Louisa is an ordinary girl living in Victorian London. She is looking for a job and ends up talking her way into the kitchen of a Lords townhouse. The Lord has a rather snooty French Chef, ... See full summary »
Two young men meet at Oxford. Charles Ryder, though of no family or money, becomes friends with Sebastian Flyte when Sebastian throws up in his college room through an open window. He then ... See full summary »
The extended Forsyte family live a more than pleasant upper middle class life in Victorian and later Edwardian England. The two central characters are Soames Forsyte and his cousin Jolyon ... See full summary »
Nyree Dawn Porter
In the 1840s, Cranford is ruled by the ladies. They adore good gossip; and romance and change is in the air, as the unwelcome grasp of the Industrial Revolution rapidly approaches their beloved rural market-town.
This Masterpiece Theatre production, set at the cusp of the Industrial Revolution, chronicles the life, loves, foibles and politics of the fictional English town of Middlemarch. Adapted ... See full summary »
An adaptation of Flora Thompson's autobiographical novel "Lark Rise To Candleford", set in 19 century Oxfordshire, in which a young girl moves to the local market town to begin an apprenticeship as a postmistress.
Set in Victorian London, Gwendolen Harleth is drawn to Daniel Deronda, a selfless and intelligent gentleman of unknown parentage, but her own desperate need for financial security may destroy her chance at happiness.
The series follows the lives of both the family and the servants in the London townhouse at 165 Eaton Place. Richard Bellamy, the head of the household, is a member of Parliament, and his wife a member of the titled aristocracy. Belowstairs, Hudson, the Scottish butler directs and guides the other servants about their tasks and (sometimes) their proper place. Real-life events from 1903-1930 are incorporated into the stories of the Bellamy household.Written by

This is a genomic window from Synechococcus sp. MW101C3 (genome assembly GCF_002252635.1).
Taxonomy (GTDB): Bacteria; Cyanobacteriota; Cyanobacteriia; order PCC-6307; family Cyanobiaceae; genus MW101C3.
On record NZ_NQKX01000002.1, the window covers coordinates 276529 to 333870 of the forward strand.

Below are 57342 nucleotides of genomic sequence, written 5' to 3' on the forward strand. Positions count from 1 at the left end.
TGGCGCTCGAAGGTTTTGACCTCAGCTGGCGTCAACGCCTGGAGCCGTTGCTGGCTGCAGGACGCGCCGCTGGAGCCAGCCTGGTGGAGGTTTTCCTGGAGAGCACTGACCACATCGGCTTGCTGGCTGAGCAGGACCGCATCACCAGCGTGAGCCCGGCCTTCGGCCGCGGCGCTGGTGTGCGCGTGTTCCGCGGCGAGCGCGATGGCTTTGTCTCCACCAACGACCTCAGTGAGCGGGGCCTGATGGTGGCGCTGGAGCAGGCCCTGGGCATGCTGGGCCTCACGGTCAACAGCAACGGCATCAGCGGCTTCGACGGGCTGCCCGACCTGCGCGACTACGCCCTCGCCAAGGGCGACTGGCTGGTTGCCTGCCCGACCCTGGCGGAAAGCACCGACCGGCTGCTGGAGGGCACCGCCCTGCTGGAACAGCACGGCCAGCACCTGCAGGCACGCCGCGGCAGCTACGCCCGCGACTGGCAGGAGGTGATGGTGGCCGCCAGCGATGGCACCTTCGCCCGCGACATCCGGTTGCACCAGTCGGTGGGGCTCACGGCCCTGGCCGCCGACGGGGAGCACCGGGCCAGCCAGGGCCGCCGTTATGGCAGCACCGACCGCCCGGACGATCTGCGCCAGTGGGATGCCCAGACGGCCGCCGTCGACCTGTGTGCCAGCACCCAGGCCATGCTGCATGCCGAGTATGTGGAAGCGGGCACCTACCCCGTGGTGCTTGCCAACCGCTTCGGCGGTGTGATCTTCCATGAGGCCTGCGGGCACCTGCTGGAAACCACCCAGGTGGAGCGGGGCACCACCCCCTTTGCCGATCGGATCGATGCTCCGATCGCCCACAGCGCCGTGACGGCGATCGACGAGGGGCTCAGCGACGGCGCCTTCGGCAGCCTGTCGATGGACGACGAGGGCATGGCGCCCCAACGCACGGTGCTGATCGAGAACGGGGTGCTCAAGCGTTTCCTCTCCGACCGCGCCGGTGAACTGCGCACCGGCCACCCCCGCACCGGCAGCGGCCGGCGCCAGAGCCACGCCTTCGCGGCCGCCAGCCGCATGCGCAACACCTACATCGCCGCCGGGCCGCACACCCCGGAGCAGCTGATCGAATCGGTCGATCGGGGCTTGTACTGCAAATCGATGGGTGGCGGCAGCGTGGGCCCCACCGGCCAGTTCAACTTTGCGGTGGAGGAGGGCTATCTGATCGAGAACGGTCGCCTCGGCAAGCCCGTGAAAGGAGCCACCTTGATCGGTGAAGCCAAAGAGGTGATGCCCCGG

My wife and I are just starting the fifth and last season. Last fall we started going through all the episodes on DVD in order. We do around 3 per week.
I never saw the series in the 1970s, though I heard of it. Some time in the mid 80s the local PBS station in New York showed most of them in order, a couple per week. I was absolutely enthralled. It's been about 20 years so we decided to have another look.
They absolutely stand up well. Better than well. I will emphatically repeat the judgment I made twenty years ago: this series is the finest thing that has ever been on television.
Yes, I know, you can't compare "apples and oranges" like that. I suppose the single ONE best thing that's ever been on television (in the sense of a one day or briefer event) in my experience was the moon landing in July 1969.
Still, in spite of that, all in all, if I had to pick, Upstairs-Downstairs is the best PROGRAM that has ever been on television. Far and away. If you are new to it, I envy you. I am already mourning the last episode, which I will see again in a few weeks at most. My only consolation is that in twenty years, I can watch it all again.
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